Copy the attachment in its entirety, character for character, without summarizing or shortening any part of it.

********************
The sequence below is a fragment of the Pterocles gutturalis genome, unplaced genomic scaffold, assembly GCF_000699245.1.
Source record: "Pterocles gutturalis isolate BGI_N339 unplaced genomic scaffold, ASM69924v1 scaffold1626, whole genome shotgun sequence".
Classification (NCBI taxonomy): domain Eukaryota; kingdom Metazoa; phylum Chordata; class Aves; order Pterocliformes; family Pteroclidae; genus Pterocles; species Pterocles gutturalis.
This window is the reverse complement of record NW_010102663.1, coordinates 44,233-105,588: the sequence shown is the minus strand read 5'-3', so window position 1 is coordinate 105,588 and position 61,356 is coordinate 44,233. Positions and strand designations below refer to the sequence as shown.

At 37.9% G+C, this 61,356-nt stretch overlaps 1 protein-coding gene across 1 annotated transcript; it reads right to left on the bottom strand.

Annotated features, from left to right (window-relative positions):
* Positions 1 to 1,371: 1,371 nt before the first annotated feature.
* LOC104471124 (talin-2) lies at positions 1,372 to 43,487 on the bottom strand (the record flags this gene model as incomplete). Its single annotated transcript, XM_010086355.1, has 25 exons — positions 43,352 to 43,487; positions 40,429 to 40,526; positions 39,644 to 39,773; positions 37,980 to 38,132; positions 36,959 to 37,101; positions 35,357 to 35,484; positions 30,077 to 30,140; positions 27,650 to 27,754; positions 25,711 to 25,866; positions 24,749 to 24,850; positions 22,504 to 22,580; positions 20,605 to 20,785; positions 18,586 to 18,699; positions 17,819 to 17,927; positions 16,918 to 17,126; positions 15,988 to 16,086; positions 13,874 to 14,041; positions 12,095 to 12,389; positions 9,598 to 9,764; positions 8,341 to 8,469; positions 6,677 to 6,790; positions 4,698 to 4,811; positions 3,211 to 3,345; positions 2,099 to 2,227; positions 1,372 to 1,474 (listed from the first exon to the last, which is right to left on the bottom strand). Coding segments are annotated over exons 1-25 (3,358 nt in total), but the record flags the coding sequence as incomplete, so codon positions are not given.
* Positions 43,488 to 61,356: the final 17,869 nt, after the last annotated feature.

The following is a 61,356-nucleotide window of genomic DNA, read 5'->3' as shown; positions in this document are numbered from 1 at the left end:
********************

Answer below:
The sequence below is a fragment of the Pterocles gutturalis genome, unplaced genomic scaffold, assembly GCF_000699245.1.
Source record: "Pterocles gutturalis isolate BGI_N339 unplaced genomic scaffold, ASM69924v1 scaffold1626, whole genome shotgun sequence".
Classification (NCBI taxonomy): domain Eukaryota; kingdom Metazoa; phylum Chordata; class Aves; order Pterocliformes; family Pteroclidae; genus Pterocles; species Pterocles gutturalis.
This window is the reverse complement of record NW_010102663.1, coordinates 44,233-105,588: the sequence shown is the minus strand read 5'-3', so window position 1 is coordinate 105,588 and position 61,356 is coordinate 44,233. Positions and strand designations below refer to the sequence as shown.

At 37.9% G+C, this 61,356-nt stretch overlaps 1 protein-coding gene across 1 annotated transcript; it reads right to left on the bottom strand.

Annotated features, from left to right (window-relative positions):
* Positions 1 to 1,371: 1,371 nt before the first annotated feature.
* LOC104471124 (talin-2) lies at positions 1,372 to 43,487 on the bottom strand (the record flags this gene model as incomplete). Its single annotated transcript, XM_010086355.1, has 25 exons — positions 43,352 to 43,487; positions 40,429 to 40,526; positions 39,644 to 39,773; positions 37,980 to 38,132; positions 36,959 to 37,101; positions 35,357 to 35,484; positions 30,077 to 30,140; positions 27,650 to 27,754; positions 25,711 to 25,866; positions 24,749 to 24,850; positions 22,504 to 22,580; positions 20,605 to 20,785; positions 18,586 to 18,699; positions 17,819 to 17,927; positions 16,918 to 17,126; positions 15,988 to 16,086; positions 13,874 to 14,041; positions 12,095 to 12,389; positions 9,598 to 9,764; positions 8,341 to 8,469; positions 6,677 to 6,790; positions 4,698 to 4,811; positions 3,211 to 3,345; positions 2,099 to 2,227; positions 1,372 to 1,474 (listed from the first exon to the last, which is right to left on the bottom strand). Coding segments are annotated over exons 1-25 (3,358 nt in total), but the record flags the coding sequence as incomplete, so codon positions are not given.
* Positions 43,488 to 61,356: the final 17,869 nt, after the last annotated feature.

The following is a 61,356-nucleotide window of genomic DNA, read 5'->3' as shown; positions in this document are numbered from 1 at the left end: